These fibroids grow just beneath the lining of the womb, called the endometrium. They grow into the inside of the womb and are more likely to cause severe symptoms, such as prolonged or heavy periods, fertility issues, or problems with embryo implantation.
Subserosal fibroids:
These fibroids grow on the outside of the womb, called the serosa. They can lead to pelvic pain and abdominal bloating.

It is possible to have different types of fibroids simultaneously, and the combination of these types can cause different symptoms. The type of treatment you need will depend on your symptoms and type of fibroid you have.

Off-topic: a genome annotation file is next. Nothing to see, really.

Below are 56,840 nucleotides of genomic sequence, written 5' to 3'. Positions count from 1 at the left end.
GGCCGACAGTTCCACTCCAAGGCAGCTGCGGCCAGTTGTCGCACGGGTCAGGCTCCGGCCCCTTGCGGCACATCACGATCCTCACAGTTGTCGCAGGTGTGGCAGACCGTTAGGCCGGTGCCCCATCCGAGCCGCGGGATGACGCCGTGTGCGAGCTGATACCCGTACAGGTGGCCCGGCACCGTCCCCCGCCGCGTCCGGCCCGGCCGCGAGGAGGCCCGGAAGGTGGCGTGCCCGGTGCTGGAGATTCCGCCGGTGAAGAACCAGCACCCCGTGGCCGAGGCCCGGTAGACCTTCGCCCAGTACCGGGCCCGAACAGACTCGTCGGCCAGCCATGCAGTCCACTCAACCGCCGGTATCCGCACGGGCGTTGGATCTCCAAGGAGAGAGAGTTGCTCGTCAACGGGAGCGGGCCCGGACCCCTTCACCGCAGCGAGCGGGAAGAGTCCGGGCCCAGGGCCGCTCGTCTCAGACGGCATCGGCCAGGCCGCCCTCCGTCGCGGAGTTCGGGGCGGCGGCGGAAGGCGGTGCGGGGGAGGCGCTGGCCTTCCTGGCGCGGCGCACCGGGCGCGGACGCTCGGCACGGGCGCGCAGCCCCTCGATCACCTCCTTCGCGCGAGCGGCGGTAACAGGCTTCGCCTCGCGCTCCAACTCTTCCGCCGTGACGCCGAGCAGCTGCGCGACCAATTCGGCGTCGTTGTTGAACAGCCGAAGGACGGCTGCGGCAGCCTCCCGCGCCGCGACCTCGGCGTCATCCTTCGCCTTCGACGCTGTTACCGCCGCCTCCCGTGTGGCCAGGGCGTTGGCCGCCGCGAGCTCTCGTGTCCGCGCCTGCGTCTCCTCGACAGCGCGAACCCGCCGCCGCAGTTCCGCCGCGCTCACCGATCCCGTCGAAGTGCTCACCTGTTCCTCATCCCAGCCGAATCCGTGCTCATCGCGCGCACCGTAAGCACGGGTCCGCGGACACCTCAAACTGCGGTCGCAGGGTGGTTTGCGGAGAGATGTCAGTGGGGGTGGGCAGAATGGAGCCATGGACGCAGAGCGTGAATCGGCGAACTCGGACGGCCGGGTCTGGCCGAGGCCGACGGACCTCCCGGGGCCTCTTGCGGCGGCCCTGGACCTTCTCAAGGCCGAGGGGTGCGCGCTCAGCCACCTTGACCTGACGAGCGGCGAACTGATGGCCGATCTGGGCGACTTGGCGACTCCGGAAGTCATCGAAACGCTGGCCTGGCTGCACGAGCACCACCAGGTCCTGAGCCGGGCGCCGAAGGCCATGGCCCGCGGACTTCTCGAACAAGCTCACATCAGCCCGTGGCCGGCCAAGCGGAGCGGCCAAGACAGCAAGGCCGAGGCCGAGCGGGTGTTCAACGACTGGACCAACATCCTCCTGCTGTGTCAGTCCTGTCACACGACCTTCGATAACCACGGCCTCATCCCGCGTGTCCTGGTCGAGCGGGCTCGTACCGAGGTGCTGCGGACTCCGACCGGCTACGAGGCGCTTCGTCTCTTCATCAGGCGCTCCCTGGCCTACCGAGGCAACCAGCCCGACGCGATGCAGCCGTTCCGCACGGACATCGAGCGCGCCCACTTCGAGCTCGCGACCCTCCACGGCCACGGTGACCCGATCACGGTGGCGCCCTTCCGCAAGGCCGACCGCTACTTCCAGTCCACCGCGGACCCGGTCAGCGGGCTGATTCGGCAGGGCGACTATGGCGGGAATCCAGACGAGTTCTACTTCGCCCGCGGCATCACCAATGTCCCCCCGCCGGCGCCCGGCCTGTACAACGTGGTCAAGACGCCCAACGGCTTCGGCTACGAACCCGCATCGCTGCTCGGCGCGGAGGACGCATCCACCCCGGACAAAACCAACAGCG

What causes fibroids?

While the exact cause of fibroids is not fully understood, it's generally believed that they are influenced by our reproductive hormones, specifically oestrogen and progesterone. 3

Fibroids often run in families, indicating a genetic predisposition. Additionally, elevated oestrogen levels, like those experienced during pregnancy or while taking hormonal birth control, can contribute to the growth of fibroids.

How are fibroids diagnosed?

Initially, your doctor will ask you questions about the symptoms you’ve been experiencing and perform a pelvic examination. In many cases, fibroids are diagnosed unintentionally during routine gynecological checkups.

But if you or your doctor suspect you may have fibroids, there are a few ways how to confirm that:

Ultrasound scan: